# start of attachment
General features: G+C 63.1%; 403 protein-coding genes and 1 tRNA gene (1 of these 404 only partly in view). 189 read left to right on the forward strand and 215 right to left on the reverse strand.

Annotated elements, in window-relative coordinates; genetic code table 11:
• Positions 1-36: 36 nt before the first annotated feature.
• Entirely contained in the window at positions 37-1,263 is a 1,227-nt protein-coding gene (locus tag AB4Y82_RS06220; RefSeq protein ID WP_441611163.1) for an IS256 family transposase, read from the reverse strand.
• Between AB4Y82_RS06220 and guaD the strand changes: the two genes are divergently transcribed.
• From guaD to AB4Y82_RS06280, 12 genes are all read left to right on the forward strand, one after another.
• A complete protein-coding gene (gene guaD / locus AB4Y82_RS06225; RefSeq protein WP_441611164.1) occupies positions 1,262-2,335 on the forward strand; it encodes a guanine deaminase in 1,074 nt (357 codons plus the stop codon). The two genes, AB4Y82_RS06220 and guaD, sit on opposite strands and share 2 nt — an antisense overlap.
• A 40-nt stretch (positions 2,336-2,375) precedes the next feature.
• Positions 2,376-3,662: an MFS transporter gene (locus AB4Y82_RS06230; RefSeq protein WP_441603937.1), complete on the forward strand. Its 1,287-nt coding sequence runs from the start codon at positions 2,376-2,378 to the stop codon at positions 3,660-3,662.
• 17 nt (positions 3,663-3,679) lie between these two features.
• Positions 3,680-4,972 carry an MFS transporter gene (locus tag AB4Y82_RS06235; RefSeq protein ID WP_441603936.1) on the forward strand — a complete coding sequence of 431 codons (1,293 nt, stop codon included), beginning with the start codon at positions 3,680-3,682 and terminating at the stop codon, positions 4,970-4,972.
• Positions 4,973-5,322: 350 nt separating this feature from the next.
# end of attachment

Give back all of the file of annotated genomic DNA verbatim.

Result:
General features: G+C 63.1%; 403 protein-coding genes and 1 tRNA gene (1 of these 404 only partly in view). 189 read left to right on the forward strand and 215 right to left on the reverse strand.

Annotated elements, in window-relative coordinates; genetic code table 11:
• Positions 1-36: 36 nt before the first annotated feature.
• Entirely contained in the window at positions 37-1,263 is a 1,227-nt protein-coding gene (locus tag AB4Y82_RS06220; RefSeq protein ID WP_441611163.1) for an IS256 family transposase, read from the reverse strand.
• Between AB4Y82_RS06220 and guaD the strand changes: the two genes are divergently transcribed.
• From guaD to AB4Y82_RS06280, 12 genes are all read left to right on the forward strand, one after another.
• A complete protein-coding gene (gene guaD / locus AB4Y82_RS06225; RefSeq protein WP_441611164.1) occupies positions 1,262-2,335 on the forward strand; it encodes a guanine deaminase in 1,074 nt (357 codons plus the stop codon). The two genes, AB4Y82_RS06220 and guaD, sit on opposite strands and share 2 nt — an antisense overlap.
• A 40-nt stretch (positions 2,336-2,375) precedes the next feature.
• Positions 2,376-3,662: an MFS transporter gene (locus AB4Y82_RS06230; RefSeq protein WP_441603937.1), complete on the forward strand. Its 1,287-nt coding sequence runs from the start codon at positions 2,376-2,378 to the stop codon at positions 3,660-3,662.
• 17 nt (positions 3,663-3,679) lie between these two features.
• Positions 3,680-4,972 carry an MFS transporter gene (locus tag AB4Y82_RS06235; RefSeq protein ID WP_441603936.1) on the forward strand — a complete coding sequence of 431 codons (1,293 nt, stop codon included), beginning with the start codon at positions 3,680-3,682 and terminating at the stop codon, positions 4,970-4,972.
• Positions 4,973-5,322: 350 nt separating this feature from the next.